The Kankakee River Valley is known for both the splendor and tranquil beauty of the historic Kankakee River.
Winding its way through Kankakee County, it passes through many of our small and large communities.
This page provides both historical and current information about the Kankakee River and also many of the towns, cities and key people who have played a part in the historical past of Kankakee County.
The Kankakee River runs 57 miles through Kankakee County and is one of our most precious resources. Water sports, excellent fishing and a beautiful Kankakee River State Park are available for all to enjoy, but there is a special history about why the Kankakee River played such an important part of our heritage and what Kankakee County is today…
The Potawatomi Indians lived in the area now known as the Kankakee River, which was once thought to be the upper Illinois River. The Potawatomi called this river the Theatiki. Through variations in the pronunciation of Theatiki, Kankakee evolved. Some of the meanings of Theatiki are "Wolf", "Swampy Place" and "Wonderful Land." The Kankakee River Valley's beautiful land and rich natural resources are a result of debris and minerals left by three massive glaciers that came down from Canada thousands of years ago, accounting for the beautiful area that tourists, relocators and community members now enjoy.
Kankakee County was considered the perfect place to live by the Potawatomi Indians long before the ever-increasing westward migration of white settlers replaced them. For here was a rolling landscape with a beautiful river thickly bordered with groves of oak, hickory, maple, cedar and black walnut. With the land sloping in places gently to the water's edge and in others rising in sheer limestone bluffs many feet above the river, and the abundant wildlife that inhabited the area, no more beautiful or varied scenery could be found in the Middle West than in Kankakee County.
Settlers came to Kankakee County in 1834, after the federal government signed the treaty of Camp Tippecanoe in 1832. As word spread about the government acquiring the land, many immigrants from New York and Vermont moved their way west, mostly locating in Momence, IL. An act of the Illinois Legislature created Kankakee County out of the northern part of Iroquois County and the southern part of Will County on February 11, 1853. The six original townships were: Yellowhead, Rockville, Bourbonnais, Momence, Aroma and Limestone. The population of the new county was about 8,000. It wasn't until 1855 that the two western townships of Norton and Essex were taken from Vermilion County and added to Kankakee County.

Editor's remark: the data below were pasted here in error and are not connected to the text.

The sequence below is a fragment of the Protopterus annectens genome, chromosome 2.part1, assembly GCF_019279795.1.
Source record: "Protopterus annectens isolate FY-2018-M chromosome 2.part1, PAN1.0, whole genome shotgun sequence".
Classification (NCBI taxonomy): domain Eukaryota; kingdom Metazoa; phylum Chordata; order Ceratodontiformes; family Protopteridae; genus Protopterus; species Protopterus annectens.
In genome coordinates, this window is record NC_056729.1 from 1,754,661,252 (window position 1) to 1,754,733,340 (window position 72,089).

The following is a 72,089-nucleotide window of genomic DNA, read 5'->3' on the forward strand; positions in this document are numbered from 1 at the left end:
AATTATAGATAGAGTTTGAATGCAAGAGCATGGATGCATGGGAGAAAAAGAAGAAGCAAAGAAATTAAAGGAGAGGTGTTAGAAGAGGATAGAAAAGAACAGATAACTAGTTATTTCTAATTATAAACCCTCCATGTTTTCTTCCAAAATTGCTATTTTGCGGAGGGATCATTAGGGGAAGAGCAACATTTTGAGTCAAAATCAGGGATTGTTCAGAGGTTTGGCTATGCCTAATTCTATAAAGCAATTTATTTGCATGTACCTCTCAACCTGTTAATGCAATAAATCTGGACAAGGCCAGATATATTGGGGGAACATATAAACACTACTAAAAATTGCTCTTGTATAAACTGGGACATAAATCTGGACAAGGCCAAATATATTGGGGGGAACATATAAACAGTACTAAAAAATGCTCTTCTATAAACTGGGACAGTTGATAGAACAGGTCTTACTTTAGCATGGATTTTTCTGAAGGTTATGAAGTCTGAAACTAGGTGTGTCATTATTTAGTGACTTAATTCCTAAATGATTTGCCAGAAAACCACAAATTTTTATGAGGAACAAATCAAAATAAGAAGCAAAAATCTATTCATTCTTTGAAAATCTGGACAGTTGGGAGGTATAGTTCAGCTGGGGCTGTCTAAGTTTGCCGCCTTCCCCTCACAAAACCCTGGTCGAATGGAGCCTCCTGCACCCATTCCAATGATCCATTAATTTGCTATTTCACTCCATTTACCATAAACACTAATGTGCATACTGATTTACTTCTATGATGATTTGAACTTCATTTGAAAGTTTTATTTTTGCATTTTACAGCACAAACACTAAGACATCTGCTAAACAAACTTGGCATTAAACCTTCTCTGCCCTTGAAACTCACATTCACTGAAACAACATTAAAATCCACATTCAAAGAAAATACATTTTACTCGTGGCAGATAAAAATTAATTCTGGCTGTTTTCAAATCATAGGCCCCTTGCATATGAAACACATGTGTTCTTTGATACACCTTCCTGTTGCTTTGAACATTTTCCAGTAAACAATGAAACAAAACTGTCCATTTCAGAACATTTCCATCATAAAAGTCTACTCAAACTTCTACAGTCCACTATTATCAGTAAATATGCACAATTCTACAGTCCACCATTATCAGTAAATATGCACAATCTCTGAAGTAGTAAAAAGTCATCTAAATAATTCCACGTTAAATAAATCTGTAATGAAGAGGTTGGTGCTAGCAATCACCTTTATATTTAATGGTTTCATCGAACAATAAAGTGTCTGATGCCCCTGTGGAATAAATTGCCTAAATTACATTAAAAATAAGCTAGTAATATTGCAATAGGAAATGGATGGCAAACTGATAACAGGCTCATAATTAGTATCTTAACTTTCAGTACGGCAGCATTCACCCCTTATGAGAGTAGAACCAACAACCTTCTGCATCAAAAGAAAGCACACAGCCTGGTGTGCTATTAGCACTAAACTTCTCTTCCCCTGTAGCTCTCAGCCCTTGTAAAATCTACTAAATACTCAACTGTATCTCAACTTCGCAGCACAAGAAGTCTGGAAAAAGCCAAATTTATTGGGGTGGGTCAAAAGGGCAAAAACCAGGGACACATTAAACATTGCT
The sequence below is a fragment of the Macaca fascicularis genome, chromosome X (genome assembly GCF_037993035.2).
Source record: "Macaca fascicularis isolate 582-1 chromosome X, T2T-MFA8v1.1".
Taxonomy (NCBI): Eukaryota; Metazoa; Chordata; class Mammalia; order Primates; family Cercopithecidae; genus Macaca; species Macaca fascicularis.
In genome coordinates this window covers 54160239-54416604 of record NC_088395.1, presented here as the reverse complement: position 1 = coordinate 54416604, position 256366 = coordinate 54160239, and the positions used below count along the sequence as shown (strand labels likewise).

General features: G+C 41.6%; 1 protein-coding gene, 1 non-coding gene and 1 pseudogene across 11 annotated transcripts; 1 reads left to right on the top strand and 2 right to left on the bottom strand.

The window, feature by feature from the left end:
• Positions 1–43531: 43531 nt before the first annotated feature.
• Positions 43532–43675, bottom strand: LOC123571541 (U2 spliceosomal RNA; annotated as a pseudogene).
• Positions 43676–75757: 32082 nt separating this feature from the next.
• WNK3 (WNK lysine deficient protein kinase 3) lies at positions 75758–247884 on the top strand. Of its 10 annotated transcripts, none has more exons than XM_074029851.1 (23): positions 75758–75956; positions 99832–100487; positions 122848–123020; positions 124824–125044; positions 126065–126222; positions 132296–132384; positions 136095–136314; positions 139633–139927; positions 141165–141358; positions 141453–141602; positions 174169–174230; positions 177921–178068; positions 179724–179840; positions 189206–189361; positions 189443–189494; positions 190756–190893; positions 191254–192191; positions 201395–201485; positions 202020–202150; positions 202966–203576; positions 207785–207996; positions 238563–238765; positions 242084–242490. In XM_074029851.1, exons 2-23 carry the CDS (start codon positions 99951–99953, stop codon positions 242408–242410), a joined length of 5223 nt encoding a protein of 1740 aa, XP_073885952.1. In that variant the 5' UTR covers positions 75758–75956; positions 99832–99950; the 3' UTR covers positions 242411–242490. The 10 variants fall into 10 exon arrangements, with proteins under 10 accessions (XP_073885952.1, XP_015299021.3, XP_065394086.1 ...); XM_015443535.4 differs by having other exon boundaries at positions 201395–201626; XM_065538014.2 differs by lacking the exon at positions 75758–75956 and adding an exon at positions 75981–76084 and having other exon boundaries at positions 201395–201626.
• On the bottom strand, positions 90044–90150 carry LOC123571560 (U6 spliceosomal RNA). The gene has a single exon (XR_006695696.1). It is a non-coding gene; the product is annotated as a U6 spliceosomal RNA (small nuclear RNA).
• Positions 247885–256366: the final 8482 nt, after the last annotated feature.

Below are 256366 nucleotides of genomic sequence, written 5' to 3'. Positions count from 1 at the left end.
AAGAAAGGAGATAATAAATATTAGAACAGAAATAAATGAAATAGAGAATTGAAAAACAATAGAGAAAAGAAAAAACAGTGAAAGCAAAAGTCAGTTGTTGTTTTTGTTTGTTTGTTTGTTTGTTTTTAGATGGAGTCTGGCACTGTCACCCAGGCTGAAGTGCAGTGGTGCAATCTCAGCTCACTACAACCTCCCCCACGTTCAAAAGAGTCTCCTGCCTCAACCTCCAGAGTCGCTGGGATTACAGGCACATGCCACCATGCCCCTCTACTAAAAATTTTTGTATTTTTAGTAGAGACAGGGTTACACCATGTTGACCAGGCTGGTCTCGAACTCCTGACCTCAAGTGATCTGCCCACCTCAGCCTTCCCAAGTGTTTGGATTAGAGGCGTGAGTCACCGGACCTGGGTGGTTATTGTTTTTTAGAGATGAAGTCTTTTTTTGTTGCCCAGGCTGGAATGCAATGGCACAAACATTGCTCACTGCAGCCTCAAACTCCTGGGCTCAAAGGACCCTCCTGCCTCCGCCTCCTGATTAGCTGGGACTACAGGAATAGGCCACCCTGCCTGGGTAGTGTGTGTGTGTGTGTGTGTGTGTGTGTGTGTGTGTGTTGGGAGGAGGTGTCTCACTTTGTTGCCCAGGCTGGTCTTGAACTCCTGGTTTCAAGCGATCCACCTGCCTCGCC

In the mid 1800s David Bradley started Bradley Plow Works, later called the Bradley Factory. He manufactured farm implements and is known for the Bradley Plan. In early 1900's, David Bradley's grandson B. Harley Bradley, built a home designed by the famous architect Frank Lloyd Wright. In 1891, North Kankakee was incorporated and named Bradley.
The City of Kankakee grew in the shadow of Bourbonnais, a French settlement nearby. Kankakee nonetheless became the eventual seat of government for Kankakee County, and in 1855 became the site of a depot on the Illinois Central Railroad. By 1900 its population had grown to about 13,500. Kankakee County's population is currently over 110,000 and growing.
Three Illinois governors (Len Small, Samuel Shapiro and George Ryan) were originally from Kankakee.
The Kankakee River runs 57 miles through Kankakee County and is a clean river, great for landing Small Mouth Bass, Channel Catfish, Walleye and Northern Pike. 12 boat launches, 8 campgrounds and 18 riverfront parks are only a small part of the fun on the Kankakee River.
Located off of I-57, Greater Kankakee Airport is the largest airport serving the south Chicagoland area. The airport supports two runways, the longest at 6000 feet, an instrumental landing system, over 120 hangers and is available for personal aircraft landing space. The airport is not part of Chicago airspace, which gives it an advantage in avoiding congestion. Annual operations are approximately 50,000 (25,000 arrivals and 25,000 departures) and generates an annual economic impact of over $22 million.
Kankakee County is in close proximity to Midway Airport, which is drivable in 50 minutes and O’Hare International Airport in 90 minutes.
Kankakee County’s proximity to national interstates is ideal for any industrial company and provides excellent accessibility to all major markets in the Midwest. It has direct access to I-57 and is about 25 minutes driving time to I-80. This provides an advantage for businesses serving all major markets in the United States.
The River Valley METRO Mass Transit District, whose mission is to provide safe and efficient transportation within its service area, has provided public transportation in the area since July 1999. The District’s member communities include Aroma Park, Bourbonnais, Bradley, Kankakee, Kankakee County and Manteno.
The public service agency offers three types of bus services for the residents of Kankakee County, including:
River Valley Metro Mass Transit District has now provided more than 10 million rides for the people of Kankakee County, surpassing the 10 million ride mark in June 2017.
One will never run out of things to do in Kankakee County. 57 miles of river, rural and urban destinations, vast in rich history and natural beauty, make Kankakee County an ideal location for fun!
Explore the outdoor wonders, local festivals and events, arts and history, family-friendly and kid-centric activities and abundant rich agri-tourism all within Kankakee County.
To begin your adventure, click here